A Day in the Life June 22, 2009

Filed under: Weekly report — The Girl @ 3:35 pm
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Outside: Cool air, gray skies, sprinkles, and winds-a-blowin’!

I am Thinking: About the work being done on the bathroom this week, and how refreshing it will be to have finished walls and a floor that I can actually keep somewhat clean.  About Preparations that are needed for our forthcoming, much needed vacation.

In the Kitchen: Not too much going on.  Needs some restocking, hopefully we can take a much needed trip to the grocery store tonight.  I Also need to sit down and go through all the great ideas I have collected and actually get a meal plan together.  I Plan to make some more jam before the end of the week, that is if the sun shines through and we can get to the berry patch.

I am Thankful: For the time spent with family yesterday, snuggly babies, an the acceptance letter I received by surprise on Saturday in the mail.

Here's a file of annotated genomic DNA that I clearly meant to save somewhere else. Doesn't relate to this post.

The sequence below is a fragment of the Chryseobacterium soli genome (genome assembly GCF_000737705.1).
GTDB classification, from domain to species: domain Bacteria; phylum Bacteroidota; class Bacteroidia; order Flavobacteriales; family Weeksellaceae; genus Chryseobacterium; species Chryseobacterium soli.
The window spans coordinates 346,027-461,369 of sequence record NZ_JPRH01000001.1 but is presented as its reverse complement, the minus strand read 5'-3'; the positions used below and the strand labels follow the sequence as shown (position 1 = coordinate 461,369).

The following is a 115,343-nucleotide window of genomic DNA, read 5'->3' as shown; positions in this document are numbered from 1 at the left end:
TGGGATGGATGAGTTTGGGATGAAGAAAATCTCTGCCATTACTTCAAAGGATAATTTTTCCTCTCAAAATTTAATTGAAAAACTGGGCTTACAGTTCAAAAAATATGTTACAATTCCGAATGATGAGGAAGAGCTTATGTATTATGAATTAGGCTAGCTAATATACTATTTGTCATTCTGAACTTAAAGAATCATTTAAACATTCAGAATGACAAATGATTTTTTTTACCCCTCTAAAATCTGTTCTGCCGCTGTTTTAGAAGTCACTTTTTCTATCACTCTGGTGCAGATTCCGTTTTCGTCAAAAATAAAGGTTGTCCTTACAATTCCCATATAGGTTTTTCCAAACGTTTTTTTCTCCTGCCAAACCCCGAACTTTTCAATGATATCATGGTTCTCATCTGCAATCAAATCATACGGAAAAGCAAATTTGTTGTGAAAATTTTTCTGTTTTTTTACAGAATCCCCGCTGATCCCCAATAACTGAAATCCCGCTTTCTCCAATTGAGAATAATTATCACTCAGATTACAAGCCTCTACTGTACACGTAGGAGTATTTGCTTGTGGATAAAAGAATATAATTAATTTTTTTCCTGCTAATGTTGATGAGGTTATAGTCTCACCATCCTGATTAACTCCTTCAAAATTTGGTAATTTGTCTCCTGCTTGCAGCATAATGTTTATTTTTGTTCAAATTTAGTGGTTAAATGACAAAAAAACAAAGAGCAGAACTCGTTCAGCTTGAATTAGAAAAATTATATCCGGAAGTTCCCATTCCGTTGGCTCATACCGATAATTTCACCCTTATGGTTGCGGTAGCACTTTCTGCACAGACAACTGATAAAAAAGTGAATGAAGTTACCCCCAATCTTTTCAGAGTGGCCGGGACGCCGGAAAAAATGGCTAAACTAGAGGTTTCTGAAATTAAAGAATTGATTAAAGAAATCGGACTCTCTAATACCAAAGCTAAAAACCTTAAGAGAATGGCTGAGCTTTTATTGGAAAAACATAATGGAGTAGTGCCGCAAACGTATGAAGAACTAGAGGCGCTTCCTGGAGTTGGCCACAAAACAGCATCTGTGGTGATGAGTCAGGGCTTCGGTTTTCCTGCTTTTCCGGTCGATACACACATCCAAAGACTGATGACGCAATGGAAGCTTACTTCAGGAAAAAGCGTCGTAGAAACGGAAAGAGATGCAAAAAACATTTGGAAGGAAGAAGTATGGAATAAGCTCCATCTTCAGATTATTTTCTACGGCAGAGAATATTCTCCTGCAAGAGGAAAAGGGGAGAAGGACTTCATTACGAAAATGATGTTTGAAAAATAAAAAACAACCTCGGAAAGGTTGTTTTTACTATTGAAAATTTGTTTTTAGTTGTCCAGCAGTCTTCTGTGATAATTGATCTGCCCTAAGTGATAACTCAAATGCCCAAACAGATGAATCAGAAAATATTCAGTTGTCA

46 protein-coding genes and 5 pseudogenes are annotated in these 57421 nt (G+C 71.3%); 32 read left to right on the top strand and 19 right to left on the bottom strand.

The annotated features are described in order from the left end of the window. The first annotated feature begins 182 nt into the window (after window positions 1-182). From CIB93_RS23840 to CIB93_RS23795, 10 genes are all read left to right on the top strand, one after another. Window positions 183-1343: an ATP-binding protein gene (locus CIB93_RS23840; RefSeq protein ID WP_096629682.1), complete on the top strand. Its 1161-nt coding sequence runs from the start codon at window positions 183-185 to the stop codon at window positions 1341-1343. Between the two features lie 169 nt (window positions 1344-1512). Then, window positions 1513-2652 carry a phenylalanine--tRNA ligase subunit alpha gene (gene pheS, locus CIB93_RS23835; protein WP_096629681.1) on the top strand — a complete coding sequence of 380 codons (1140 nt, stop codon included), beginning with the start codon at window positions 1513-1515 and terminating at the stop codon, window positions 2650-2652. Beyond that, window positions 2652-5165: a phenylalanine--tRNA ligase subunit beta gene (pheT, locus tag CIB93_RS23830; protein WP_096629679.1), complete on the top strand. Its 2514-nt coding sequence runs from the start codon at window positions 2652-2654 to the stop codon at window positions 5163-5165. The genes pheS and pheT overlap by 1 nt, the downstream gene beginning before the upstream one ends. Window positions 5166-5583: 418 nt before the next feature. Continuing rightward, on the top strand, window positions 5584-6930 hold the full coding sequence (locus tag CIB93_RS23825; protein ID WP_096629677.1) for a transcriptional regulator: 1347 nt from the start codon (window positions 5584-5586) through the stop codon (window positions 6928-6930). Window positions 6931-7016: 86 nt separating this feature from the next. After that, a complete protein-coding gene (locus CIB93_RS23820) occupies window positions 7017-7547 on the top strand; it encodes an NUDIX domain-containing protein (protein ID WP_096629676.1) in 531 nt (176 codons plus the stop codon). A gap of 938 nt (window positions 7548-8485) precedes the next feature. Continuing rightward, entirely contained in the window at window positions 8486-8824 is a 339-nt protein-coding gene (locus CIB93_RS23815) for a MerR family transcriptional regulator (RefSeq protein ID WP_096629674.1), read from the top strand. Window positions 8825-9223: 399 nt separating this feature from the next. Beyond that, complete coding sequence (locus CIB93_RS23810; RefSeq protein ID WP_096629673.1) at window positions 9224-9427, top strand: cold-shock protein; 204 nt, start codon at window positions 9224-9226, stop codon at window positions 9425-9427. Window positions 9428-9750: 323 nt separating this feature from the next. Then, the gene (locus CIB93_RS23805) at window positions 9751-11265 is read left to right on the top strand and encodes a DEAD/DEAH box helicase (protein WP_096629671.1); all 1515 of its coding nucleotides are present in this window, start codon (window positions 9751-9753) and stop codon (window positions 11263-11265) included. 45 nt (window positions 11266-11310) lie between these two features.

The last week has been such a whirlwind that sitting here and reflecting, I can hardly remember anything that happened.  The thing that stands out in my mind the most is that one night this week The Baby was really tired.  Popo was watching Sesame Street 25th Anniversary DVD after a bath.  I took The Baby upstairs to get jammies on and the rest of the get-ready-for-bed routine.  I sat with her in the rocker where normally after about 30 seconds she climbs down and wanders off to the toys and books.  This night she put her head right down and snuggled in and I rocked her right to sleep.  It was so refreshing since she hasn’t let me do that in probably a year!  After she fell asleep and I had her all tucked in, I convinced Popo to come get her jammies on and we snuggled a bit too.